we suspect that anyone who persists in denying God is fighting his own inner conviction that there must be. And he may have good reasons for that, but he may also be blinded by a false faith in reason and/or science that fails to see how limited their vision is.

    This is absou-fucking-lootly true. Just like gays are denying their inner conviction that they are really hetero or a zebra is denying their inner conviction that they are really a horse.

  21. Gnumann+, nothing gnu under the sun (but the name sticks) says

    The devil is, of course, found in Mariah Carey and Westlife’s version of against all odds…

  22. Matt Penfold says

    The devil is, of course, found in Mariah Carey and Westlife’s version of against all odds…

    Or in Mariah Carey’s version of “Hark! The Herald Angels Sing”. I’m sure I am not alone in noticing that she fails to hit more than a few of the notes in her various renditions of that carol. Compare and contrast that with a version by the Choristers of King’s College, Cambridge which tend to move even me, a hardened, cynical and embittered atheist.

  23. consciousness razor says

    I’ve often wondered if singing is a relic of hominid mimicking ability. I don’t know what to think about rhythm.

    I don’t know about hominids, but if you model it for spherical cows, rhythm is just very slow pitch.

  24. says

    You had to know there’d be a metalhead along at some point to say ‘Cradle of Filth is not death metal!’

    It’s closest to black metal or symphonic black metal. I tend to just think of it as ‘Cradle of Filth music’, since it doesn’t neatly fit a genre.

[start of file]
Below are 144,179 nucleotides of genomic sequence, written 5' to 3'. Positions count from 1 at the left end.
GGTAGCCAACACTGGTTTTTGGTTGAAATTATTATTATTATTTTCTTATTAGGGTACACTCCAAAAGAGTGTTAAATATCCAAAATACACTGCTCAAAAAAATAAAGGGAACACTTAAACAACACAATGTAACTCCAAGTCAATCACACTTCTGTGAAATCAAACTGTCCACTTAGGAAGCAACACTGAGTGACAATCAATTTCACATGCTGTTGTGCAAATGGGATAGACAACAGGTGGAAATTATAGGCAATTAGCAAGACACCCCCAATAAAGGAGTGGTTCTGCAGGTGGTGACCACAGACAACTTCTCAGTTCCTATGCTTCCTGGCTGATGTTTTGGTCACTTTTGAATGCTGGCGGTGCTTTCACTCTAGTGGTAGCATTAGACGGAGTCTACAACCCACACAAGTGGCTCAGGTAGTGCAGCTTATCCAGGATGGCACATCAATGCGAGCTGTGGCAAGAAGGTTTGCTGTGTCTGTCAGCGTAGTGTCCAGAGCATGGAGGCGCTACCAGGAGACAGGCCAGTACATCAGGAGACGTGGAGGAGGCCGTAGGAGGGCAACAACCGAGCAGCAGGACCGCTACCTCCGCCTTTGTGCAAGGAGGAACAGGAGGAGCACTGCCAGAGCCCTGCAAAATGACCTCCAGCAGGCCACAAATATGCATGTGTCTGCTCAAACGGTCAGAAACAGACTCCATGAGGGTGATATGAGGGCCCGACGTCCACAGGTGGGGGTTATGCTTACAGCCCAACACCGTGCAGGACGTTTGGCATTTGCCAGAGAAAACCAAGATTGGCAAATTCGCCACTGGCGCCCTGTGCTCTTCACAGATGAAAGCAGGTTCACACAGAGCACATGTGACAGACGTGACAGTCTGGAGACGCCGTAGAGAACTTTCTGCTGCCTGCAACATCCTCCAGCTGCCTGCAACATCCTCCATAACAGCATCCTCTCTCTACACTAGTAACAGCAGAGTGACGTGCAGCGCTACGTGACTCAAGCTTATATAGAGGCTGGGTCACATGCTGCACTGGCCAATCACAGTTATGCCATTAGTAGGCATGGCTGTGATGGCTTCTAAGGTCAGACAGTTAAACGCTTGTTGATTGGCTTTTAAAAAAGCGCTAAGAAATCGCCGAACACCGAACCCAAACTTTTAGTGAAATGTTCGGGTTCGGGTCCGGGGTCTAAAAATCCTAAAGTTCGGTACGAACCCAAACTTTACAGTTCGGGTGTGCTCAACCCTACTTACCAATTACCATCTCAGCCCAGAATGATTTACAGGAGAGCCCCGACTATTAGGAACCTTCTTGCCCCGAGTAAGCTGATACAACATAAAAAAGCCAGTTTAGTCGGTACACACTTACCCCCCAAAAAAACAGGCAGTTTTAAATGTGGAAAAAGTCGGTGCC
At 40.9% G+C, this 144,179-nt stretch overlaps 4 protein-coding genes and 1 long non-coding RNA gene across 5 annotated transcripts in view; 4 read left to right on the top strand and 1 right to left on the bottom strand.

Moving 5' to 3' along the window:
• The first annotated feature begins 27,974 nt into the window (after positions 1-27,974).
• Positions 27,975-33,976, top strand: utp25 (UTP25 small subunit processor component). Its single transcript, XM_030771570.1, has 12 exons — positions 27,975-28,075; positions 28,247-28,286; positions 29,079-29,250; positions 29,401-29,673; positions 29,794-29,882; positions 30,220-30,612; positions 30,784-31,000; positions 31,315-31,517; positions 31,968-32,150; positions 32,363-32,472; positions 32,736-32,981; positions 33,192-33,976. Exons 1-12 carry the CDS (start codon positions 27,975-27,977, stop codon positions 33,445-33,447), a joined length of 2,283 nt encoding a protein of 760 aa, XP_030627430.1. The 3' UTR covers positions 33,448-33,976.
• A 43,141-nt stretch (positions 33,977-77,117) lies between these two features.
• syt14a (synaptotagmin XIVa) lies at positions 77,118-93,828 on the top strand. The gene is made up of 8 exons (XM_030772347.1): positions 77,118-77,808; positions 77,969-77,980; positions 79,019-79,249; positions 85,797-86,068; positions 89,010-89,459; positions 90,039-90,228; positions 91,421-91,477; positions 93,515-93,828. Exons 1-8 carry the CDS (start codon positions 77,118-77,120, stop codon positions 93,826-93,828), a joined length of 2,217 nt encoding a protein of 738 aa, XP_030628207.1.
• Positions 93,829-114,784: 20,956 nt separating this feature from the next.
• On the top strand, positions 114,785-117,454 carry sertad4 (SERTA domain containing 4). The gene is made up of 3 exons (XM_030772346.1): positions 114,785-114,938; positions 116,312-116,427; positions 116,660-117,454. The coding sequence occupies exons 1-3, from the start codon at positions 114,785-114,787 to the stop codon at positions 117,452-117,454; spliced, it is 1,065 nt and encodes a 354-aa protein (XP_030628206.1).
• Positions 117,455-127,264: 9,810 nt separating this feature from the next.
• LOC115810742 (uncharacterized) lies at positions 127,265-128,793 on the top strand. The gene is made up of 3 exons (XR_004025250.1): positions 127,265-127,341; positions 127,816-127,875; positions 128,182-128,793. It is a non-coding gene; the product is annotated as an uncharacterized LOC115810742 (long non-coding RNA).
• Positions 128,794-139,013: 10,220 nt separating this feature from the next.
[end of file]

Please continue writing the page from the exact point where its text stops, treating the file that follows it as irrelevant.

Sorry, but it’s kind of compulsory. ;-)

    (side note – typoed ‘Filth’ as ‘Flith’ and spell-check wanted to change it to ‘Faith’)

  25. RobertL says

    The only song that has moved me recently is “White wine in the sun” by Tim Minchin. Probably not what he had in mind.

  26. Juggling Violinist says

    What the heck is “easter music”? Music to raise the dead by? Other than Berlin’s Easter Parade, I don’t know of any songs devoted to easter. And even the lyrics of that song don’t even mention zombie jesus.

    I guess I must have missed out on easter caroling where people go house to house, singing traditional easter carols, to be rewarded by the residents with chocolate bunnies to nibble on. Damn!

    You’re joking, right? You know of Handel’s Messiah – the one that the Hallelujah chorus comes from? It was written for Easter services. Or any of Bach’s Passions? Or his Easter oratorio? Or Mahler’s Resurrection symphony? There’s a ton of great music that’s related to Easter, not least because the Catholic church was the principle patron of musicians for maybe half a millennium.

  27. Azkyroth, Former Growing Toaster Oven says

    …isn’t Cradle of Filth a Christian band? Or am I thinking of a different one?

  28. says

    @Juggling Violinist: Meh. I thought he was talking about “Easter music” in the same sense as I think of “Christmas music”, as traditional pop songs written mostly in the last few decades.

  29. bronwyncaveney says

    Cradle of Filth isn’t an xian band or a satanic band, and it’s not Death Metal. As someone said upthread, it’s Cradle of filth; they don’t fit into a neat category, and that’s fine by me. Speaking of being moved to tears, The Twisted Nails of Faith do that for me, from the Cruelty and The Beast album.